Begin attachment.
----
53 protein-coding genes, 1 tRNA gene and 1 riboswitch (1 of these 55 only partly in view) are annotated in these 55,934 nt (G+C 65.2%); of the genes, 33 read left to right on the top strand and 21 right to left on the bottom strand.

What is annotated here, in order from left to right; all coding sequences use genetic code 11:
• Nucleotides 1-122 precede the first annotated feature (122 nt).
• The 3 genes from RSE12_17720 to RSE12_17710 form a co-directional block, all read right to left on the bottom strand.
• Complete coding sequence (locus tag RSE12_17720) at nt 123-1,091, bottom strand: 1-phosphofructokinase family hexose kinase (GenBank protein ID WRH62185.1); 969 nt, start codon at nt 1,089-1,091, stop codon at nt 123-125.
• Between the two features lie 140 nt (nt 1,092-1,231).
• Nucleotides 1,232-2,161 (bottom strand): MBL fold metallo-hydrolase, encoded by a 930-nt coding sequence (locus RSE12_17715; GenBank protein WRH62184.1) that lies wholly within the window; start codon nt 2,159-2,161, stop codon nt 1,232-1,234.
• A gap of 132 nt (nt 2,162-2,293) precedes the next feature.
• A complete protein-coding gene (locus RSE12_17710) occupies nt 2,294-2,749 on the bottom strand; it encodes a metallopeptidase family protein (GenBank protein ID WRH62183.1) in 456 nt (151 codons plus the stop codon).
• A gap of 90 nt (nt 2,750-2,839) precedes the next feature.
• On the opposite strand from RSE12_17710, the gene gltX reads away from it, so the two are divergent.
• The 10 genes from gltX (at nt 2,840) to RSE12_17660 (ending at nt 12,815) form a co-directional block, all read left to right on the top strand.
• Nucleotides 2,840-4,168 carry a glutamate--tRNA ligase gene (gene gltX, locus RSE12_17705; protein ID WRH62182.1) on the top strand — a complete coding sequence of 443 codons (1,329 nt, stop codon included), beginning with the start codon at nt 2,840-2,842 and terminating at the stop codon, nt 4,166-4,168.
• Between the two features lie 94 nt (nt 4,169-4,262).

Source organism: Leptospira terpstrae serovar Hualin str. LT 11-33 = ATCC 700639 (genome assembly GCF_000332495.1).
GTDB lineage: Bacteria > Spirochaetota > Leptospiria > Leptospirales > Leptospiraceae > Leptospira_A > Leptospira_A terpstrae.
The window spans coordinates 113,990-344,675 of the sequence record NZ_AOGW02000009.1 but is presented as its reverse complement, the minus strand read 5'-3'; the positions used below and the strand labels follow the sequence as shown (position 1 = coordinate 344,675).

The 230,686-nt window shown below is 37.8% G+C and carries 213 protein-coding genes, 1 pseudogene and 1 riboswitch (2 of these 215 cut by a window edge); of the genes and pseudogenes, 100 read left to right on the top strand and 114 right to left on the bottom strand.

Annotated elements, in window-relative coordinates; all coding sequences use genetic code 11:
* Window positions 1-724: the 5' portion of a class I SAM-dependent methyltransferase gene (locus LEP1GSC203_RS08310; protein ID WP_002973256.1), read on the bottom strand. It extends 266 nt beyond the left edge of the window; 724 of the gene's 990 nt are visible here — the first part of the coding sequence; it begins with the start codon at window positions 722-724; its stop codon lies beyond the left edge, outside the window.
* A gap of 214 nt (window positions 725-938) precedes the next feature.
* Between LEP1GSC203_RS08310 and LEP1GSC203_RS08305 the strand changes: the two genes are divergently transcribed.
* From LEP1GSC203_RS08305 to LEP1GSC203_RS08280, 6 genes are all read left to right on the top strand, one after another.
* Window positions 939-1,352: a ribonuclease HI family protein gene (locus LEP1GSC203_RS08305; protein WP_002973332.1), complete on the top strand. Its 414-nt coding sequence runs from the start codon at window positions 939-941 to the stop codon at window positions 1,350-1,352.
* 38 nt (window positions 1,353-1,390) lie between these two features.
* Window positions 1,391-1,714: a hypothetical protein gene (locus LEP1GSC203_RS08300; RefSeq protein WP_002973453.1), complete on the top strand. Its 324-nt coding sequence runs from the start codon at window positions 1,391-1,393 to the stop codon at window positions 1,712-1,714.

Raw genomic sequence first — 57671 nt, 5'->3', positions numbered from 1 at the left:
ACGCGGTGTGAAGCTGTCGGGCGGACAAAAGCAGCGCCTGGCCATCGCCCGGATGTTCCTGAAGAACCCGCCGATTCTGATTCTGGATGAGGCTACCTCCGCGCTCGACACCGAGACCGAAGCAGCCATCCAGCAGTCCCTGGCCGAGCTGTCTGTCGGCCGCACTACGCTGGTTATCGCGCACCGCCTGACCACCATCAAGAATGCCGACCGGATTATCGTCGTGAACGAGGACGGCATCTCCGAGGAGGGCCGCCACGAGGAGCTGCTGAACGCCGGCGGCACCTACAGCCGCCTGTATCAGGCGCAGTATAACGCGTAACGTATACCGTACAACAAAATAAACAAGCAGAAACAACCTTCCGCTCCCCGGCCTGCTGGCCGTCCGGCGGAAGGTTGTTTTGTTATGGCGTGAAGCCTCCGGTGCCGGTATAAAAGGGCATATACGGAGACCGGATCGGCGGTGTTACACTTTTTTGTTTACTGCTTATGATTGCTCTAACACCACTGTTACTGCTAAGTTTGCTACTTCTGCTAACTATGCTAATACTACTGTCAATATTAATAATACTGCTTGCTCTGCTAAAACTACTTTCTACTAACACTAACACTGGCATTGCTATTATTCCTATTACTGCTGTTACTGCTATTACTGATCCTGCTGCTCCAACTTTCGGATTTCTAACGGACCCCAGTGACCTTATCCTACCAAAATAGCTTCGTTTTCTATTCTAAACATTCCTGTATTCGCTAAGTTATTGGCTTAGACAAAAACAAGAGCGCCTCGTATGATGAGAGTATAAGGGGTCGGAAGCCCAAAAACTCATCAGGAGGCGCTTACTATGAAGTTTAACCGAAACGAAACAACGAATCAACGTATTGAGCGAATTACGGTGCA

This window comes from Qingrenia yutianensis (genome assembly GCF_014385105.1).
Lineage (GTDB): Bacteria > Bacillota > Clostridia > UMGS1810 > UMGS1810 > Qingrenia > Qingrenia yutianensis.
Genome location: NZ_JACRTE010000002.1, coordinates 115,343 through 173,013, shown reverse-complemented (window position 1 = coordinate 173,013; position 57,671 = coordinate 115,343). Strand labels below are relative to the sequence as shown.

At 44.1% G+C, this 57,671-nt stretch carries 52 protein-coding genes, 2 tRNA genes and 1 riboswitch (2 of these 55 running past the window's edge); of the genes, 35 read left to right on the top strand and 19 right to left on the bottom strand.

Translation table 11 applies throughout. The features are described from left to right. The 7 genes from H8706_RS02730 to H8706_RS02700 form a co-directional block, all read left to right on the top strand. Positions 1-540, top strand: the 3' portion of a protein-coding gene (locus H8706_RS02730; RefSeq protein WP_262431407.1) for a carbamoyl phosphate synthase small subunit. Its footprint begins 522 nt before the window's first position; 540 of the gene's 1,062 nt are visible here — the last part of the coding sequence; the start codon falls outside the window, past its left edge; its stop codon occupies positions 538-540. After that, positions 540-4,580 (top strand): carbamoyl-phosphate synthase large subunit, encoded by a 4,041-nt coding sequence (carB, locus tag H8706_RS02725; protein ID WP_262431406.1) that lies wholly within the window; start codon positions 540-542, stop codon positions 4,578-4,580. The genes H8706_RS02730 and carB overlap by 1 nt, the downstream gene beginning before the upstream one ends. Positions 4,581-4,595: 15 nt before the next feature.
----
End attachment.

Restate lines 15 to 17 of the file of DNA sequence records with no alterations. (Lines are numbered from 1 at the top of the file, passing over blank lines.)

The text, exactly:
Source organism: Leptospira terpstrae serovar Hualin str. LT 11-33 = ATCC 700639 (genome assembly GCF_000332495.1).
GTDB lineage: Bacteria > Spirochaetota > Leptospiria > Leptospirales > Leptospiraceae > Leptospira_A > Leptospira_A terpstrae.
The window spans coordinates 113,990-344,675 of the sequence record NZ_AOGW02000009.1 but is presented as its reverse complement, the minus strand read 5'-3'; the positions used below and the strand labels follow the sequence as shown (position 1 = coordinate 344,675).